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UCD Sailing Team set off yesterday to compete in the Student Yachting World Cup, held near Marseille, France. Having qualified against stiff competition at the Student Yachting Nationals in April, the team will represent Ireland in the week to come. The five day event will consist of both inshore races, coastal races and a night race, all in Grand Suprise keelboats.

Skippered by Jack Higgins, the teams consists of Patrick Cahill, Conor Foley, Nicole Hemeryck, Lucy McCutcheon, Luke Murphy and Conor Kneafsey. Following an illustrious history of SYWOC podium finishes in the last ten years, the young UCD team hopes to bring home another medal for Ireland.

It has been a busy few weeks for UCD, with the SYWOC event and the first team racing event of the season (run by UCD in Wexford) falling in the same week.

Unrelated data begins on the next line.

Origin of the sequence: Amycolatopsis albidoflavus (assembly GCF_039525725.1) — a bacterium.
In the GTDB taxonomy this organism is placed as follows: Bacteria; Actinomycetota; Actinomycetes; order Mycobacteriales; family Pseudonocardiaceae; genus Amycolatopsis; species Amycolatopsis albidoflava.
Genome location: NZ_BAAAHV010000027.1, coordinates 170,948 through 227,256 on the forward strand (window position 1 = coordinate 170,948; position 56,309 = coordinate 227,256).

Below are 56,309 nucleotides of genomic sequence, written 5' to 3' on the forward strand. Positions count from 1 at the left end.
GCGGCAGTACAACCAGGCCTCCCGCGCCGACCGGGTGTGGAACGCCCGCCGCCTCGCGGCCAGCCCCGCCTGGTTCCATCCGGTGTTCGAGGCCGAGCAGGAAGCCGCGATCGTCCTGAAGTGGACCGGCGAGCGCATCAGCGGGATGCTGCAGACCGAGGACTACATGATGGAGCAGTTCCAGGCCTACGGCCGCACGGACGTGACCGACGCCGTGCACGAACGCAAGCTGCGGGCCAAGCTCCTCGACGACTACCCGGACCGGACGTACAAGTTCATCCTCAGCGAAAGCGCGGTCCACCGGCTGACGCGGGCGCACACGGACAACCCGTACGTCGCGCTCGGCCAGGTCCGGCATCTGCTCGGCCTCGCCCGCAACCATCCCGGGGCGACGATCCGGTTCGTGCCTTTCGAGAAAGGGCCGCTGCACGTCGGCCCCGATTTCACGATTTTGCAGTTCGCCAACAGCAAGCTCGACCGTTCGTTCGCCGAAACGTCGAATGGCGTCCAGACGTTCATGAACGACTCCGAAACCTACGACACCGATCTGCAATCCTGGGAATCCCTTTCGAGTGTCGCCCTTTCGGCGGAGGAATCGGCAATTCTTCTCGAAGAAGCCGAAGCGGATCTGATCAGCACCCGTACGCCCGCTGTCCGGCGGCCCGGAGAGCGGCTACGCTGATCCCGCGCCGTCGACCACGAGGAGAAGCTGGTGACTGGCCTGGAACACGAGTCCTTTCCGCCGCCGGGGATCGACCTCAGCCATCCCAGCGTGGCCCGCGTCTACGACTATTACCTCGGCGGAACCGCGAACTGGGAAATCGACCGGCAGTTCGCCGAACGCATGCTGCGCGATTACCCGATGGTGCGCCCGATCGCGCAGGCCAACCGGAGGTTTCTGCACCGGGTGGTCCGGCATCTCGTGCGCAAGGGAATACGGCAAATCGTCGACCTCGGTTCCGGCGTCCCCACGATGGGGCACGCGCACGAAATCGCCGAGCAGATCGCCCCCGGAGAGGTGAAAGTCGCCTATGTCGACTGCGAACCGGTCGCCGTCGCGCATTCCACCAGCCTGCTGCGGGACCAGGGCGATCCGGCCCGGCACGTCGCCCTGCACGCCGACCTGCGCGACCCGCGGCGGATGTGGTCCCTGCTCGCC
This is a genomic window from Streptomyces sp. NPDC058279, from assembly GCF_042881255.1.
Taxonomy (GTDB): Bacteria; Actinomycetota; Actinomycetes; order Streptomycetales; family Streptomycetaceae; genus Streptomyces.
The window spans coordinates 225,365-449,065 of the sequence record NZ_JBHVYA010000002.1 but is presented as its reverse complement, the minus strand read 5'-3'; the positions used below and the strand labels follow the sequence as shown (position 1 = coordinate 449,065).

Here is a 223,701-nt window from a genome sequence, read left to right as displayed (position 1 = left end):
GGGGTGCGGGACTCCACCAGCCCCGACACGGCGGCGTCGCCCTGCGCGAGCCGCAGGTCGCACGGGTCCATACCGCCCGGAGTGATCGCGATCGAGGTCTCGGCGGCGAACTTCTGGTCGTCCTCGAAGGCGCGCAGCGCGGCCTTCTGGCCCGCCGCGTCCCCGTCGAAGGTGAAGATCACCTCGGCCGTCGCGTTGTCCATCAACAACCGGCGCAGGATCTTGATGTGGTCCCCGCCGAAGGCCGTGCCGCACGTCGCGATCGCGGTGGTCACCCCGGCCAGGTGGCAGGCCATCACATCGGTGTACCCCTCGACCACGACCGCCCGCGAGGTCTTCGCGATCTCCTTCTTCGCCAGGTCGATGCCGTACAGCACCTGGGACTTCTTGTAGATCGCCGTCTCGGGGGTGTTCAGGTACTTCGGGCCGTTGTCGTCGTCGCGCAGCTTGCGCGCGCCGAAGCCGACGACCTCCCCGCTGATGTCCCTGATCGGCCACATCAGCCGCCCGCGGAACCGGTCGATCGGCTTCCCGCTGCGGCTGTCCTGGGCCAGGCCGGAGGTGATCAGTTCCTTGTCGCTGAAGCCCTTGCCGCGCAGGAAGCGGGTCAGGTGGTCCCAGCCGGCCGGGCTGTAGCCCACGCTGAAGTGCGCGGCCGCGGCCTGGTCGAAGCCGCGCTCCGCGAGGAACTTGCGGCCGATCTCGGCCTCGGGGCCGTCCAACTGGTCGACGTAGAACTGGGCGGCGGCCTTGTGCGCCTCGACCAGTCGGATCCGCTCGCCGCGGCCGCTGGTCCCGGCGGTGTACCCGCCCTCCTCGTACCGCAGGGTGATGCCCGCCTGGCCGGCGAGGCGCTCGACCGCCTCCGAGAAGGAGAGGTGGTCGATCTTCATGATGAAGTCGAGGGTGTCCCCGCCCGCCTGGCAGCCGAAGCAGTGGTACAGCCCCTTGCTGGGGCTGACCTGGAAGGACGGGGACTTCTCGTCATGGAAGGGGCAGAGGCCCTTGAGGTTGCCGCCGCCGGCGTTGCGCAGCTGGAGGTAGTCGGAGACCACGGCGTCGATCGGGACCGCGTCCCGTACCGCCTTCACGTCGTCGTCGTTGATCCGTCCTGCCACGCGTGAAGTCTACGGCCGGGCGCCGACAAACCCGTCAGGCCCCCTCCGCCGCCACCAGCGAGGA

Published in Racing

The first IUSA team racing event of the 17/18 season took place this weekend (14th - 15th of October) in Wexford. ‘Irish University Sailing Associations Easterns,’ was held in Wexford Harbour Boat and Tennis Club, and run very successfully by University College Dublin (UCD). Over 150 sailors, representing nine colleges competed this weekend. Seven teams raced in the gold fleet, ten in silver and nine in bronze. With favourable weather conditions of 12-15 knots and an ample sailing area, a total of 85 races took place on Saturday. The racing continued on to Sunday, finishing up with rounds of quarter, semi and finals. All of which, Trinity took the lead in.